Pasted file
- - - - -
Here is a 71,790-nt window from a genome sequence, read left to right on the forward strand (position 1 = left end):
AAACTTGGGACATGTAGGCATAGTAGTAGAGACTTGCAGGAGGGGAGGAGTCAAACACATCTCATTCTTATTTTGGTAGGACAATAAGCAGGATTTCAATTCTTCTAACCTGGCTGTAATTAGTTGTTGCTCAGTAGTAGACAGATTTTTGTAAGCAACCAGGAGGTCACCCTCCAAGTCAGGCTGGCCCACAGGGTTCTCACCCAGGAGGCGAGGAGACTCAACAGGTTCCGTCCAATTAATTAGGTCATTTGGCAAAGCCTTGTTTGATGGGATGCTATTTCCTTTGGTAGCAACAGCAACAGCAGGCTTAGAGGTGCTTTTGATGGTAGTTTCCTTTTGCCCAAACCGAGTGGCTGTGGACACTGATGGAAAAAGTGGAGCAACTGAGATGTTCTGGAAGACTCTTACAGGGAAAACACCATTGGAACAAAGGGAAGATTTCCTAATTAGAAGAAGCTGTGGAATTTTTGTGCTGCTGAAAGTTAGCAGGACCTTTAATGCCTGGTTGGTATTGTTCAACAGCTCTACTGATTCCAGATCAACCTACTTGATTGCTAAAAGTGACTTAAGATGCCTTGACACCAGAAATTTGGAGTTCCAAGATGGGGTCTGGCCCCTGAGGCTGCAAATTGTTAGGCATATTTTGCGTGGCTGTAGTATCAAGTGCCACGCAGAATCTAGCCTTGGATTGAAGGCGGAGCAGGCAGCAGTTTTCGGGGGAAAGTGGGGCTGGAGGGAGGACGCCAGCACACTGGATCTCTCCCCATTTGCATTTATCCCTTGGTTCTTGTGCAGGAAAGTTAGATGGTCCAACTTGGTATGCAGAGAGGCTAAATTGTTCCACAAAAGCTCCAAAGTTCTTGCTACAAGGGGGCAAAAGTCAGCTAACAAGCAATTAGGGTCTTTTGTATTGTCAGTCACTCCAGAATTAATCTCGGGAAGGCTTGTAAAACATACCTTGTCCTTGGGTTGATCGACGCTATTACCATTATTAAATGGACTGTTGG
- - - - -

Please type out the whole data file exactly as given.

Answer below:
Here is a 71,790-nt window from a genome sequence, read left to right on the forward strand (position 1 = left end):
AAACTTGGGACATGTAGGCATAGTAGTAGAGACTTGCAGGAGGGGAGGAGTCAAACACATCTCATTCTTATTTTGGTAGGACAATAAGCAGGATTTCAATTCTTCTAACCTGGCTGTAATTAGTTGTTGCTCAGTAGTAGACAGATTTTTGTAAGCAACCAGGAGGTCACCCTCCAAGTCAGGCTGGCCCACAGGGTTCTCACCCAGGAGGCGAGGAGACTCAACAGGTTCCGTCCAATTAATTAGGTCATTTGGCAAAGCCTTGTTTGATGGGATGCTATTTCCTTTGGTAGCAACAGCAACAGCAGGCTTAGAGGTGCTTTTGATGGTAGTTTCCTTTTGCCCAAACCGAGTGGCTGTGGACACTGATGGAAAAAGTGGAGCAACTGAGATGTTCTGGAAGACTCTTACAGGGAAAACACCATTGGAACAAAGGGAAGATTTCCTAATTAGAAGAAGCTGTGGAATTTTTGTGCTGCTGAAAGTTAGCAGGACCTTTAATGCCTGGTTGGTATTGTTCAACAGCTCTACTGATTCCAGATCAACCTACTTGATTGCTAAAAGTGACTTAAGATGCCTTGACACCAGAAATTTGGAGTTCCAAGATGGGGTCTGGCCCCTGAGGCTGCAAATTGTTAGGCATATTTTGCGTGGCTGTAGTATCAAGTGCCACGCAGAATCTAGCCTTGGATTGAAGGCGGAGCAGGCAGCAGTTTTCGGGGGAAAGTGGGGCTGGAGGGAGGACGCCAGCACACTGGATCTCTCCCCATTTGCATTTATCCCTTGGTTCTTGTGCAGGAAAGTTAGATGGTCCAACTTGGTATGCAGAGAGGCTAAATTGTTCCACAAAAGCTCCAAAGTTCTTGCTACAAGGGGGCAAAAGTCAGCTAACAAGCAATTAGGGTCTTTTGTATTGTCAGTCACTCCAGAATTAATCTCGGGAAGGCTTGTAAAACATACCTTGTCCTTGGGTTGATCGACGCTATTACCATTATTAAATGGACTGTTGG